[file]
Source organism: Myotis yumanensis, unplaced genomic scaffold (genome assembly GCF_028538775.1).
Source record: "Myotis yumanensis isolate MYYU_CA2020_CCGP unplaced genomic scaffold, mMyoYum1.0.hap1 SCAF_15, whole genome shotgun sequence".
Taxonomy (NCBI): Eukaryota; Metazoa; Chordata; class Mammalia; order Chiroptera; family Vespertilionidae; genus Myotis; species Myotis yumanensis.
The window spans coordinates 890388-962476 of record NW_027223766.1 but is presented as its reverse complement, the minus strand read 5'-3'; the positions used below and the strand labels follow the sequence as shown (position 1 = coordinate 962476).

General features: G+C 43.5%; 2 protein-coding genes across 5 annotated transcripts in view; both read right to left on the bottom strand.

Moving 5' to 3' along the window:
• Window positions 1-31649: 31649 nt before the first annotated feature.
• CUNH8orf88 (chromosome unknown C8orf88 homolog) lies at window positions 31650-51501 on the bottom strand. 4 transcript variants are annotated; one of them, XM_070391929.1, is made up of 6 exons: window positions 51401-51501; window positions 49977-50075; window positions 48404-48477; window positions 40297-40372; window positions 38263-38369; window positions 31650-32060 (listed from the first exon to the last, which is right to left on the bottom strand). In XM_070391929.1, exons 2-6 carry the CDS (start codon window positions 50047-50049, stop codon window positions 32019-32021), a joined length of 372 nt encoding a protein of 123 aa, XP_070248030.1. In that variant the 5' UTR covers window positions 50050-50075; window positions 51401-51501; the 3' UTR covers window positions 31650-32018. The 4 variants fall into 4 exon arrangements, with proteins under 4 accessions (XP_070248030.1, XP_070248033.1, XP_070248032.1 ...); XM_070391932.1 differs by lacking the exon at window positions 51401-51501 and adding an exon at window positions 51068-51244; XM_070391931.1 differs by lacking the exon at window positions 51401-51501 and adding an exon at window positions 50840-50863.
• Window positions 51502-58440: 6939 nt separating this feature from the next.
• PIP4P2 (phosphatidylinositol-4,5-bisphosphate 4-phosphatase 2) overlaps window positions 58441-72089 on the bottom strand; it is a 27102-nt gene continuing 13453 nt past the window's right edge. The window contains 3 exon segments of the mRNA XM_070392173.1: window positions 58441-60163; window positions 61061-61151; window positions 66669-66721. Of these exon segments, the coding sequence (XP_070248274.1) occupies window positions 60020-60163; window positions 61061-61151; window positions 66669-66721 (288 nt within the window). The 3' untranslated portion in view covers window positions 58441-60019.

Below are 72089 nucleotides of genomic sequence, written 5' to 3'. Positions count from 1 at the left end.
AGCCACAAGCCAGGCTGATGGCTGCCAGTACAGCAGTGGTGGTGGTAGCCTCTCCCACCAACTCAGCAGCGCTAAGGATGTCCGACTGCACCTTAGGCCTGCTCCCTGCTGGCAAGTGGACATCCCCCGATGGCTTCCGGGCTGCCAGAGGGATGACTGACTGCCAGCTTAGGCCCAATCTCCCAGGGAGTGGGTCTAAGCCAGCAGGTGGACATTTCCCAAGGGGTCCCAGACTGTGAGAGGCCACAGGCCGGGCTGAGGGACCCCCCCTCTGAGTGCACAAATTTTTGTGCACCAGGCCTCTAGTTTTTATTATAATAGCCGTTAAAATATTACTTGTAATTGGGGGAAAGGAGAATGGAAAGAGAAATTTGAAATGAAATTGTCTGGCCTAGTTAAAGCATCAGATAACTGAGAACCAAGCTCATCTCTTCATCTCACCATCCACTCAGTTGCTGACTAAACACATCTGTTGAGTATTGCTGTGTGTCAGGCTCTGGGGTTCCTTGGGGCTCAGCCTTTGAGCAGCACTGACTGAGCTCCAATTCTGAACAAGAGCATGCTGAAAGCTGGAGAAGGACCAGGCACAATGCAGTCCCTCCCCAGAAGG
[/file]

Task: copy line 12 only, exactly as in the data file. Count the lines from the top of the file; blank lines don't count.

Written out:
AGCCACAAGCCAGGCTGATGGCTGCCAGTACAGCAGTGGTGGTGGTAGCCTCTCCCACCAACTCAGCAGCGCTAAGGATGTCCGACTGCACCTTAGGCCTGCTCCCTGCTGGCAAGTGGACATCCCCCGATGGCTTCCGGGCTGCCAGAGGGATGACTGACTGCCAGCTTAGGCCCAATCTCCCAGGGAGTGGGTCTAAGCCAGCAGGTGGACATTTCCCAAGGGGTCCCAGACTGTGAGAGGCCACAGGCCGGGCTGAGGGACCCCCCCTCTGAGTGCACAAATTTTTGTGCACCAGGCCTCTAGTTTTTATTATAATAGCCGTTAAAATATTACTTGTAATTGGGGGAAAGGAGAATGGAAAGAGAAATTTGAAATGAAATTGTCTGGCCTAGTTAAAGCATCAGATAACTGAGAACCAAGCTCATCTCTTCATCTCACCATCCACTCAGTTGCTGACTAAACACATCTGTTGAGTATTGCTGTGTGTCAGGCTCTGGGGTTCCTTGGGGCTCAGCCTTTGAGCAGCACTGACTGAGCTCCAATTCTGAACAAGAGCATGCTGAAAGCTGGAGAAGGACCAGGCACAATGCAGTCCCTCCCCAGAAGG